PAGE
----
Carnegie Professor Kenneth Prewitt has connected the Future of Scholarly Knowledge project (FSK) with the Columbia Global Policy Initiative. FSK, funded by Sage Publications, is a four–year effort concerned with how research universities (about 3% of the 14,000 universities and colleges worldwide) are adjusting, in large and small matters, to three forces: globalization, digitization, and commercialization. The task involves identifying key principles – such as free inquiry and publication, intellectual integrity, policing fraud, commitment to the public good – that are put at risk as these forces challenge traditional university practices, and then recommending measures that will help protect those values in a changing academic world. Universities are the immediate focus, but there is also attention to parallel adjustments occurring in institutions that share in the responsibility to produce and disseminate scholarly knowledge: museums, libraries, scholarly societies and publishers. A loose global network of institutions working on issues specific to their missions is linked to the project by a shared analytic framework, for example, the Mercator Foundation (Berlin), the Institute for Human Sciences (Vienna), the Social Science Research Council (New York), the Center for Advanced Study in the Behavioral Sciences (Stanford). Additional institutions will be added in 2014-15.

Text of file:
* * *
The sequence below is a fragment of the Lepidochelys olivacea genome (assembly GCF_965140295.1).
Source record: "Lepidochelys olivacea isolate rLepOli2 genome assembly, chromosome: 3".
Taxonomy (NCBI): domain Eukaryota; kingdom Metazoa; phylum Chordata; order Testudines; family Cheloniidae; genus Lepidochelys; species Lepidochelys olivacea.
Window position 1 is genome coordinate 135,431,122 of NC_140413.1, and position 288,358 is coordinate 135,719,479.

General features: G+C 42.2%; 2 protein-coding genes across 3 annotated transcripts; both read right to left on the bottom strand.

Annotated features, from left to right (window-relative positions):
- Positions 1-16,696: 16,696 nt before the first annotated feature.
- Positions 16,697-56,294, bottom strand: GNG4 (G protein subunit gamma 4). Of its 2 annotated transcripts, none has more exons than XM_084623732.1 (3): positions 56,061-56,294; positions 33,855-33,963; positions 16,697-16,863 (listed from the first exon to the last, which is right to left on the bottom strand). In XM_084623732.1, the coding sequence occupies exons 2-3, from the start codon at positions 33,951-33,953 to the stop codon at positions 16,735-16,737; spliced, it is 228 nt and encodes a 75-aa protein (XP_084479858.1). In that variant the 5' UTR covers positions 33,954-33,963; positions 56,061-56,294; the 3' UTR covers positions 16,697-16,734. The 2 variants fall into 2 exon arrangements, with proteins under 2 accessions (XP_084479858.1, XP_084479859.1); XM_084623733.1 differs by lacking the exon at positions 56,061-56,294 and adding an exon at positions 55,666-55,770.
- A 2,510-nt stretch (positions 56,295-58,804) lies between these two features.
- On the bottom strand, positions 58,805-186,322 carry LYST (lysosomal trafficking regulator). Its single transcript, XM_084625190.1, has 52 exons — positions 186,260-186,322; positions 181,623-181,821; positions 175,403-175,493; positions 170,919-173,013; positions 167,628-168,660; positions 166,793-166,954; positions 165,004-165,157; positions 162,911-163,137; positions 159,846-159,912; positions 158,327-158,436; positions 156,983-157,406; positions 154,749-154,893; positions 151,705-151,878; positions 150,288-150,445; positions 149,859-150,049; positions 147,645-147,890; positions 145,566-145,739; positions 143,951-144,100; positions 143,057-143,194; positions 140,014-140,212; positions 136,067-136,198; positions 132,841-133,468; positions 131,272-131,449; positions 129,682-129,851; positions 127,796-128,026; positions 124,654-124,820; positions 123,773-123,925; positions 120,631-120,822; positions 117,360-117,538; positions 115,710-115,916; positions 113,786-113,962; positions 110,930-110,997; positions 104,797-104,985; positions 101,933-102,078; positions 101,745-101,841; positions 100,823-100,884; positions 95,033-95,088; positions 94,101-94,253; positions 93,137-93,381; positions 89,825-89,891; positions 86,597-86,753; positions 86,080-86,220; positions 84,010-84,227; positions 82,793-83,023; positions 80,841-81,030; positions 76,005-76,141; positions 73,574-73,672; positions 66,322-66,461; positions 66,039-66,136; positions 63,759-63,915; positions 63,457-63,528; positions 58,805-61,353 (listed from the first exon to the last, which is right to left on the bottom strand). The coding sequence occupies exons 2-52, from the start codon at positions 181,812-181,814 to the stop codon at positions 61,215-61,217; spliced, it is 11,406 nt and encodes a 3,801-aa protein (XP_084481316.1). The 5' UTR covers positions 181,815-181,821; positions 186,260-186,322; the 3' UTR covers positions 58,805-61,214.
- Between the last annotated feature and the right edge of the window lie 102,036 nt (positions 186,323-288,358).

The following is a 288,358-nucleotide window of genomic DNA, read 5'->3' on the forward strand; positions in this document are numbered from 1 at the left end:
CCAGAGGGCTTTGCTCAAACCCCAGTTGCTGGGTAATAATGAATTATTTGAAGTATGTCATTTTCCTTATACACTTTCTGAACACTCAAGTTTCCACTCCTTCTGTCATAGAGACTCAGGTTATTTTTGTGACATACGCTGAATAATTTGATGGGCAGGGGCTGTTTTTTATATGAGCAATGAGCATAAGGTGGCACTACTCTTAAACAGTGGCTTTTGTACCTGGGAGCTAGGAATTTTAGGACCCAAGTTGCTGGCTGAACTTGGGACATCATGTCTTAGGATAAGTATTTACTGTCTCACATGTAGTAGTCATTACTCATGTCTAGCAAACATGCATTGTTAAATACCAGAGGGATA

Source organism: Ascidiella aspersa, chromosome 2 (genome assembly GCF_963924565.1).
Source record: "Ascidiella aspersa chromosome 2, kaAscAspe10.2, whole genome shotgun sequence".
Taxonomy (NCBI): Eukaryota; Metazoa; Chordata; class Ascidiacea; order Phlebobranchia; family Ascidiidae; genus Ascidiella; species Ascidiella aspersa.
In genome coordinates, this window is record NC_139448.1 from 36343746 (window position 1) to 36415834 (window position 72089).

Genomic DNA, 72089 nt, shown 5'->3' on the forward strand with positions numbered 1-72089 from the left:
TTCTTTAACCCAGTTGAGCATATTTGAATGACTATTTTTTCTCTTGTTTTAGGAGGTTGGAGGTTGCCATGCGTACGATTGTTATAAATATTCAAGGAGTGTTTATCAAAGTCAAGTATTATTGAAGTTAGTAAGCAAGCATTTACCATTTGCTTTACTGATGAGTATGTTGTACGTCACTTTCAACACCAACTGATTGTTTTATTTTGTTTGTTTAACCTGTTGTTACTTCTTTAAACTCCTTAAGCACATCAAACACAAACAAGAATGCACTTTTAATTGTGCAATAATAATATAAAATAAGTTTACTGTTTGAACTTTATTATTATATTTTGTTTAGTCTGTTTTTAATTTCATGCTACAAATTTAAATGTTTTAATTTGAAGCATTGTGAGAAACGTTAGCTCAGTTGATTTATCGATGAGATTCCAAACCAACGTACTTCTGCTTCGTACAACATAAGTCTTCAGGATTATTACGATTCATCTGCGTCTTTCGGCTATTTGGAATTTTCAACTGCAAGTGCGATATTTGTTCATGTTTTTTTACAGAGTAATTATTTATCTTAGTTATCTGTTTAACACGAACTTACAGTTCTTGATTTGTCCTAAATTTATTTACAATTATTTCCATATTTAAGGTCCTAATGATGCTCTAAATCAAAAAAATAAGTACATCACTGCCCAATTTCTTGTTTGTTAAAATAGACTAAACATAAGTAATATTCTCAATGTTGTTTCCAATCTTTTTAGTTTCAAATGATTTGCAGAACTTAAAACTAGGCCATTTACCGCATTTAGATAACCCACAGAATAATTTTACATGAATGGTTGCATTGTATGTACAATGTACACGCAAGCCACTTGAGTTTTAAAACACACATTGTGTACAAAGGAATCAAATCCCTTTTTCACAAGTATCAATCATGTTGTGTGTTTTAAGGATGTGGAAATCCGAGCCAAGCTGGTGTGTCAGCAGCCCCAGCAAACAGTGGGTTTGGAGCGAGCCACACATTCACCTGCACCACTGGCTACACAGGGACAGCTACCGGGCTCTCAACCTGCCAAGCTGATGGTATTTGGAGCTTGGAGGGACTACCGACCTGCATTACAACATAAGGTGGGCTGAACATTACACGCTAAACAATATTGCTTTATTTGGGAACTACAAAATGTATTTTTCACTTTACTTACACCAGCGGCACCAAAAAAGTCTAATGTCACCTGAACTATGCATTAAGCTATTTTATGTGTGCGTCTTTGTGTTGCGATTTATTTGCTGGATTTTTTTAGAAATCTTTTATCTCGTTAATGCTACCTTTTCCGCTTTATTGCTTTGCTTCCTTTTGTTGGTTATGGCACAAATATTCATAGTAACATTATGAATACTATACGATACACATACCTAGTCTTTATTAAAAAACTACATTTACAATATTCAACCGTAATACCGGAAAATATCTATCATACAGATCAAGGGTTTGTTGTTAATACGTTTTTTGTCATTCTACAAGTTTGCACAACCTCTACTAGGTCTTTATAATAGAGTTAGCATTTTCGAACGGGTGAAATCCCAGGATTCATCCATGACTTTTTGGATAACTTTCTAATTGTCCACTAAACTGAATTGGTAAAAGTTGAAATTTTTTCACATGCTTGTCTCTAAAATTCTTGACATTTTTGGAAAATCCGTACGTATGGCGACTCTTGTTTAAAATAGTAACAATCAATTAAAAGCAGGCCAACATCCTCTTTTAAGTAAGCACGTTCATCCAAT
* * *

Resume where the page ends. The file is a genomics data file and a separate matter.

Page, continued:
Professor of Sustainable Development and Director of the Earth Institute Jeffrey Sachs is developing the UN Sustainable Development Solutions Network (SDSN) under the auspices of UN Secretary-General Ban Ki-moon. This “knowledge network” on sustainable development will grow in future years to include hundreds of universities around the world working together to promote cutting-edge solutions to the complex challenges of sustainable development. The Earth Institute houses the secretariat of the SDSN and its scientists play a core role in the global network. The Global Policy Initiative will help support visiting fellows of the SDSN and foster a dialogue between it and the development community here at Columbia.
University Professor of Economics, Business and International Affairs Joseph E. Stiglitz will continue to pursue research on the costs of inequality. Building on his recently published book, The Price of Inequality, he analyzes how inequality leads to economic instability, including the Great Recession and the Great Depression, and to economic inefficiency by, for example, preventing many youth from fulfilling their potential. Highly unequal societies, he shows, invest less in basic public goods (like education and infrastructure) that promote long-term economic prosperity for society. Stiglitz is proposing a broad “equality-growth-efficiency” agenda that reduces the scope for rent-seeking, eliminates the market distortions that contribute to inequality, and increases equality of opportunity.